This essay is part of the Great Lakes Review’s Narrative Map project.
There’s a plaque at the corner of West Wacker and North LaSalle, just above the Chicago River that most workers, tourists, homeless, cabbies, school children and shoppers hustle by without a glance. The bronze sign marks where 844 people drowned right in the Loop on a summer day.
The mammoth Western Electric plant in Cicero once held annual employee parties and promoted them with zeal. Departments competed for the most attendance. It was a rare day off for employees and their families to dress up for a trip to the beach in Michigan City. There would be a parade and picnics, dancing, games and sports, and a cruise on one of the big steamer ships. In 1915 seven thousand put on their Sunday clothes and went into the city to board in the early morning of July 24.
Western Electric hired five excursion steamers to shuttle passengers back and forth and the S.S. Eastland was popular because she was scheduled to depart first. White, elegant, she was slim as a narrow slice of a five-layered cake. The Eastland once sailed regularly between Chicago and South Haven, Mich. loaded with summer vacationers and docked exactly where I now enjoy my summer drinks on the Black River. In fact, the Eastland was built to navigate the shallow Black River which made the ship notoriously tippy.
On that July day, while 2,500 Western Electric people surged on board, Ragtime music floated from her promenade deck. They squeezed through the mob to claim an empty chair, their first beer or a spot in the smoking lounge or along the rail to wave their handkerchiefs in happy farewells.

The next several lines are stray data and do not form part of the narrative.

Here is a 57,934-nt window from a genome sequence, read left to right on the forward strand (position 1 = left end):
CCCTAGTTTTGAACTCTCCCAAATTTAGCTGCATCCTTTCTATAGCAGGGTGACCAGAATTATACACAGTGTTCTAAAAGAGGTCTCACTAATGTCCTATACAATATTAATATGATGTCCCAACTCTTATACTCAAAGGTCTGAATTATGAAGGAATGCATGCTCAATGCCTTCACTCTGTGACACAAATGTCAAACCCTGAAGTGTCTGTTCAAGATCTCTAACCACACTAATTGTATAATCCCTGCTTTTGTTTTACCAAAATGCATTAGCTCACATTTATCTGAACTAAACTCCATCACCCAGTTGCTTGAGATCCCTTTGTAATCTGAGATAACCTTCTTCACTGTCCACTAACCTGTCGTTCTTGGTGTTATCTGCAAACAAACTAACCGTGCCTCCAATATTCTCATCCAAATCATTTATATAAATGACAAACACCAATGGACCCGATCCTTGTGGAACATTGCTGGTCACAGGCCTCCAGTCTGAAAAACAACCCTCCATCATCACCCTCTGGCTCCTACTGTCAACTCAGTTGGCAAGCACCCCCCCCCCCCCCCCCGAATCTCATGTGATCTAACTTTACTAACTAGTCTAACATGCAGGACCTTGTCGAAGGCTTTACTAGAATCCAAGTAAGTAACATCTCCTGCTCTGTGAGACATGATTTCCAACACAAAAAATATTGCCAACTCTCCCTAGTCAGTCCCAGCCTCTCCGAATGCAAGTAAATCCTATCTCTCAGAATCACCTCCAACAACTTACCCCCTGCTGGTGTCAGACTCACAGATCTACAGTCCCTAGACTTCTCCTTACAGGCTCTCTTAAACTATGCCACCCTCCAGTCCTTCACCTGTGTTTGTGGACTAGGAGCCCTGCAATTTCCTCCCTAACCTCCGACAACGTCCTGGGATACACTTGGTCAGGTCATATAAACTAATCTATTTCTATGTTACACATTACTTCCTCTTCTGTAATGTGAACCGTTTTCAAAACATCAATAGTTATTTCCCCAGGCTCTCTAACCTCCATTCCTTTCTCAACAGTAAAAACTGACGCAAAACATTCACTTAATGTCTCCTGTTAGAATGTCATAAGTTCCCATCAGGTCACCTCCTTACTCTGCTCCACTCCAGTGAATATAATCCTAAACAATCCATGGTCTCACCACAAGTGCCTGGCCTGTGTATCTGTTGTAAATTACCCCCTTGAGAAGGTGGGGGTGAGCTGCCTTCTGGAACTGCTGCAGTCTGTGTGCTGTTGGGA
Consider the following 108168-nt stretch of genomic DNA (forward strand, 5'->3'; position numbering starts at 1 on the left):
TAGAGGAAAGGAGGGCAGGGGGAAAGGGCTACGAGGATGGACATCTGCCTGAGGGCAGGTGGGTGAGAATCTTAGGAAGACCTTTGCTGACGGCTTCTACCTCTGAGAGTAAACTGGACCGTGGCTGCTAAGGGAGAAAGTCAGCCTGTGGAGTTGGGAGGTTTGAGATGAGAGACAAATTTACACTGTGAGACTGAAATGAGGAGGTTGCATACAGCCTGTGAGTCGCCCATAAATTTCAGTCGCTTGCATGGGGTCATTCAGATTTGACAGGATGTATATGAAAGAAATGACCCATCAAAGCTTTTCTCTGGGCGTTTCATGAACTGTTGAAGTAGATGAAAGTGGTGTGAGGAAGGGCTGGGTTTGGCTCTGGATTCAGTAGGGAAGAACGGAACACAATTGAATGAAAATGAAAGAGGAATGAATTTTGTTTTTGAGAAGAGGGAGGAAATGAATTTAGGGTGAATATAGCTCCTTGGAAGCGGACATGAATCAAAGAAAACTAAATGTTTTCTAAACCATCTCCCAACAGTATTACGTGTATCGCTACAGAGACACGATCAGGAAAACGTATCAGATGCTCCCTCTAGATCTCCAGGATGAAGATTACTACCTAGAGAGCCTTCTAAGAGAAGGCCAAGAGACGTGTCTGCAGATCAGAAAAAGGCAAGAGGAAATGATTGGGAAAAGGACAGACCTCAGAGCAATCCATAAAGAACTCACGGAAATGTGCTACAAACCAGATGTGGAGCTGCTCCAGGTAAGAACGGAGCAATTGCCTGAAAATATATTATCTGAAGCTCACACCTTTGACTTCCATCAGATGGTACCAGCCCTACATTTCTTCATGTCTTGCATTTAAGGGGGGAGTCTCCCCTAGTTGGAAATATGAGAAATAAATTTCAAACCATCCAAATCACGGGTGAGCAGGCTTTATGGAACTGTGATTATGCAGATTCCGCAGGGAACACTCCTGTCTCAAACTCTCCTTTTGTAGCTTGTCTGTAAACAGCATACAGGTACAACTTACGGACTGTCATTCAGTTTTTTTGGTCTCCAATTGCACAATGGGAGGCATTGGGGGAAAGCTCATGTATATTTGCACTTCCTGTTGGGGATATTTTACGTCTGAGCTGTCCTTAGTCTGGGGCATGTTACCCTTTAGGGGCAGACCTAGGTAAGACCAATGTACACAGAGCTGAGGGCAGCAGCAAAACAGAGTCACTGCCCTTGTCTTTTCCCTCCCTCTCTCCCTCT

It was the kind of day you proposed to your girl, put your toddler in his best sailor suit. And maybe when the ship first rolled and righted, you gasped, then laughed out loud. Maybe you skidded and your stomach tightened but saw the ship was still lashed to the dock. When it tilted again, the band braced and kept on playing. But then it leaned far over. In the stunning quiet a piling ripped from the pier like a yanked tooth and under the weight of too many passengers, too little attention to ballast, the tall, narrow ship rolled right over on its side into the filthy river.
Deck chairs, tables, china, lovers thrown. The piano slid and crushed a man. Straw skimmers, music stands, the big safe. A refrigerator toppled. Bottles, exploded glass. Layers of fancy clothes dragged mothers under. The calliope. A small boy, his head lolling. Baskets, music stands, mandolins. Gawky young men slammed, pinned. Umbrellas, bookcases, babies, girls and grandmothers plunged below.
They fought for air, fought for help, fought each other. Men helped women; men clawed and clambered over women, and children slipped from their hands. Mouths open in shock filled with water. Rivets popped. The ship shuddered and growled. Those trapped in the black interior groped for purchase in pockets of air. Held to each other. Held on alone.
The whole city galvanized and sprang to action. They threw beams, chicken crates, life preservers. They leapt, arms stretching, legs kicking, into a soup of bodies, trash and screaming. Grappling hooks and nets fished the river. They cut open the Eastland’s hull and dropped ropes, ladders, helmeted divers. A young man the newspapers called “the human frog” dove past exhaustion to pull up forty bodies on his own. The weight of sodden, tangled clothes. Dresses clawed to shreds. Hands full of hair. Bodies were hauled to the great maw of the armory and laid out for someone to come and identify them. The majority of the dead were young women and children. The city ran out of coffins.
There were 10,000 witnesses in the Loop that day thinking, “They’ll still be talking about this a hundred years from now!”